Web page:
For love to be true love, it must contain compassion, joy and equanimity. For compassion to be true compassion, it has to have love, joy and equanimity in it. True joy has to contain love, compassion and equanimity. And true equanimity has to have love, compassion and joy in it. This is the interbeing nature of the Four Immeasurable Minds. You can watch Thay describe this in the video. 

While it is tempting to look at global and national events, and tell ourselves that equanimity is impossible, I invite you to start at home: look deeply at your relationships with family and friends. To what extent have you shed discrimination and removed boundaries? To what extent is your love possessive or liberating? If you notice a pattern, practice with that. Put yourself in the other person’s skin and see how that feels.

 Please bring your insights and experiences on Monday night. 

 

Practicing Equanimity

This Monday, Andy will facilitate. He shares:

I am not sure about you but in recent years the ability to be reached 24/7/365 has led to a number of perfectly fine days being brought to a screeching halt by an incoming email, text or call. Typically the message conveys a low level panic or anxiety that someone was experiencing and which they felt should be “forwarded”.Occasionally, it actually includes something serious and rarely something important and alarming (albeit even in these circumstances calm usually returns quickly). Maybe I was less sensitive to these ‘jolts’ in the past or maybe as I have gotten older they have become more regular, but either way I now recognize them as part of life. 

In the last couple of years as I have returned to a regular practice the term ‘equanimity’ has kept catching my eye. As a central tenet within Buddhism, equanimity (in Pali, upekkha) is one of the Four Immeasurables or four great virtues (along with compassion, loving kindness, and sympathetic joy). Upe means “over,” and kkha means “to look.” You climb the mountain to be able to look over the situation. In western language the term “equanimity” first entered the English language in the 17th century from the Latin “aequanimitas,” which comes from “aequus” (equal) and “animus” (mind). According to the Oxford English Dictionary, it means “calmness and composure, especially in a difficult situation”. I am sure that similar concepts and language exist in most, if not all cultures.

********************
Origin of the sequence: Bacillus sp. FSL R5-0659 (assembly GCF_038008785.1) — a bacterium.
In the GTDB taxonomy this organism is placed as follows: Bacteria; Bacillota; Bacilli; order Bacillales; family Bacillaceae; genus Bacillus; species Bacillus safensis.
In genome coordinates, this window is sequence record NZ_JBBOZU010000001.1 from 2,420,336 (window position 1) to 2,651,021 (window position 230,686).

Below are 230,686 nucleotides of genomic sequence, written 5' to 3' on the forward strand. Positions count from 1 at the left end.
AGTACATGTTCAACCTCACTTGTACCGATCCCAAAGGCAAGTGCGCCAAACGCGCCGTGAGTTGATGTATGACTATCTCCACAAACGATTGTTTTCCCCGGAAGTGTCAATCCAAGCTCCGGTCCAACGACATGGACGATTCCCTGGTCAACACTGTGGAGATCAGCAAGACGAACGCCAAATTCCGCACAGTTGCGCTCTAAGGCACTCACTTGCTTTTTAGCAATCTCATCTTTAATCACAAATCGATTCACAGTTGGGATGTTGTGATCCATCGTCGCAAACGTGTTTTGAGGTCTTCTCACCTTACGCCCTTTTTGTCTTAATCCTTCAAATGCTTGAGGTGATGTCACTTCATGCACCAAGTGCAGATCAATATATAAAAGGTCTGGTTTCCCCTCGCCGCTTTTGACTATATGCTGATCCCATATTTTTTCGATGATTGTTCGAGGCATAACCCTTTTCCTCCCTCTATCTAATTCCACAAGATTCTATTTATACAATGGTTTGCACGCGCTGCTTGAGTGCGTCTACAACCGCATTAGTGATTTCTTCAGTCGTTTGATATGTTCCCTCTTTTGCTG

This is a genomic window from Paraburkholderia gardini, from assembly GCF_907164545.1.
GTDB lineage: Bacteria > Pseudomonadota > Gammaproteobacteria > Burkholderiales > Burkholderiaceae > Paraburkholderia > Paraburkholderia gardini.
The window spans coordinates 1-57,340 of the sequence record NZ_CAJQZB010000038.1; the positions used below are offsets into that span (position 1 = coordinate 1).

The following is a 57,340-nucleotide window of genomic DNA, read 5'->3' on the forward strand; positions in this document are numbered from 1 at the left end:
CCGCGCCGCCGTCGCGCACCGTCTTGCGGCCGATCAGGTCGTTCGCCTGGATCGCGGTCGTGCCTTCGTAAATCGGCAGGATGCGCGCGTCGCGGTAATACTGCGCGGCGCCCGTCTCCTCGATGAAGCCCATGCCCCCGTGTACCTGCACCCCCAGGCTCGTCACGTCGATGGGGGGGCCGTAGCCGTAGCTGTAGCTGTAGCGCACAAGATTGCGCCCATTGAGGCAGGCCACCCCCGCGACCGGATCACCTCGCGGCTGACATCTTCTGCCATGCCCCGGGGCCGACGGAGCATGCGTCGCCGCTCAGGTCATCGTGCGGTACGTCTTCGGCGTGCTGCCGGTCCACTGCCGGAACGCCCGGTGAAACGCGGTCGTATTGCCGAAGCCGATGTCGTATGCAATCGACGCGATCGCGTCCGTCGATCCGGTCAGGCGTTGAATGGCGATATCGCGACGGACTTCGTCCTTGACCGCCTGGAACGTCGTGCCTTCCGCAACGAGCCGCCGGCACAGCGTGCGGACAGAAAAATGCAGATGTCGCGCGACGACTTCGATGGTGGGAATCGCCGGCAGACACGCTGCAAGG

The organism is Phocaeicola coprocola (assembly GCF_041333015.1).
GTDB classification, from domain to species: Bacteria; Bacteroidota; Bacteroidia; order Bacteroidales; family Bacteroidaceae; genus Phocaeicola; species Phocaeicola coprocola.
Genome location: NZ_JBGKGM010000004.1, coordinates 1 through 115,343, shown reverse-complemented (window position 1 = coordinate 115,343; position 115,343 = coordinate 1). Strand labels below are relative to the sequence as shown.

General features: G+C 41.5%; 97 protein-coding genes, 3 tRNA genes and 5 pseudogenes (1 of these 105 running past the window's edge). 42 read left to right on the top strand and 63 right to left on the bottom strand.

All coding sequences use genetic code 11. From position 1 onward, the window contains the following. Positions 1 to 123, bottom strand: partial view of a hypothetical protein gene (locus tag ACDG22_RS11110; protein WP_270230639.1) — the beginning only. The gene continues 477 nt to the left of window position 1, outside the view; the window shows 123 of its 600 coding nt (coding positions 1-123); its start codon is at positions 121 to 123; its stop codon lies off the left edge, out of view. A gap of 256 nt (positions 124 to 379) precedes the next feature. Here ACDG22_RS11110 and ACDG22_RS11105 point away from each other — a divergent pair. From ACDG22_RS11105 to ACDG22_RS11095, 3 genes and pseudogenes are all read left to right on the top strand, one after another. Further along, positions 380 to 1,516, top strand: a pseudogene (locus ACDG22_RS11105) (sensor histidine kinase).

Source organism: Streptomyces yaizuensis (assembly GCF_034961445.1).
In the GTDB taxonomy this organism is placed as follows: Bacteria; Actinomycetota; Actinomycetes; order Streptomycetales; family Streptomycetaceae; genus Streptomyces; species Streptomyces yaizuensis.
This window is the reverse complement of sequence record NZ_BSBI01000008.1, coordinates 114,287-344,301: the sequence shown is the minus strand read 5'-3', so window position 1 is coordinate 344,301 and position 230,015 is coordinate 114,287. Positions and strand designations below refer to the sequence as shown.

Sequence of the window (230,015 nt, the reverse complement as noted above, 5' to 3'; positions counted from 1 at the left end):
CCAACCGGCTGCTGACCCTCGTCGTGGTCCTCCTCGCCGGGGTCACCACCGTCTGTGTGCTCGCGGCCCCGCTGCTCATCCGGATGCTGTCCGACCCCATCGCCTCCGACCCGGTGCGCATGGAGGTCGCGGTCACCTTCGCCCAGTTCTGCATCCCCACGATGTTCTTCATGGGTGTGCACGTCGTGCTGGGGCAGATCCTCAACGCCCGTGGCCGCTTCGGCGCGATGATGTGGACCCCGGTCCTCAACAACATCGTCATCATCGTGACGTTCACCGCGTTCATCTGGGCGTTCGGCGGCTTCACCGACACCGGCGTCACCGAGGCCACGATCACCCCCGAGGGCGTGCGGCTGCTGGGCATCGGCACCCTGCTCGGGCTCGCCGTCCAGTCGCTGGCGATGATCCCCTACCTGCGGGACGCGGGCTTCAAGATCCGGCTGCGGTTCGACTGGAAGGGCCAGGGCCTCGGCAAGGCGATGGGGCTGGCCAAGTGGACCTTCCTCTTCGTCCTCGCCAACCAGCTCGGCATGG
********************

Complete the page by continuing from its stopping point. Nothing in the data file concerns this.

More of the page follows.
Thay has spoken about the importance of the practice of equanimity --remaining calm in trying circumstances -- and has described how equanimity can serve as a "balm of clear water to pour on the roots of our afflictions," to use a verse from "The Ceremony for Beginning Anew”, a section of which is included below: 

Please bring the balm of clear water
to pour on the roots of our afflictions.
Please bring the raft of the true teachings
to carry us over the ocean of sorrows.
We vow to live an awakened life,
to learn the path of true happiness, 
and to practice smiling and conscious breathing.
Diligently we live in mindfulness.

What does the term equanimity mean to you and how do you seek to practice this in your life? 

How do you deal with the difficult issues that arise and how does your own practice help?

I hope you will join us on Monday night.


 

 

True Happiness: One of the Five Mindfulness Trainings

This Monday, Bea will facilitate.

Tonight’s meditation is about the Five Mindfulness Trainings. We will read all of them together and I will focus on one specifically: True Happiness.

What follows are extracts from a talk that Thay gave on June 23, 2005 in Plum Village. You can find the full transcript of the talk here. Please reflect on how you practice happiness, what makes you happy, and how your happiness affects others.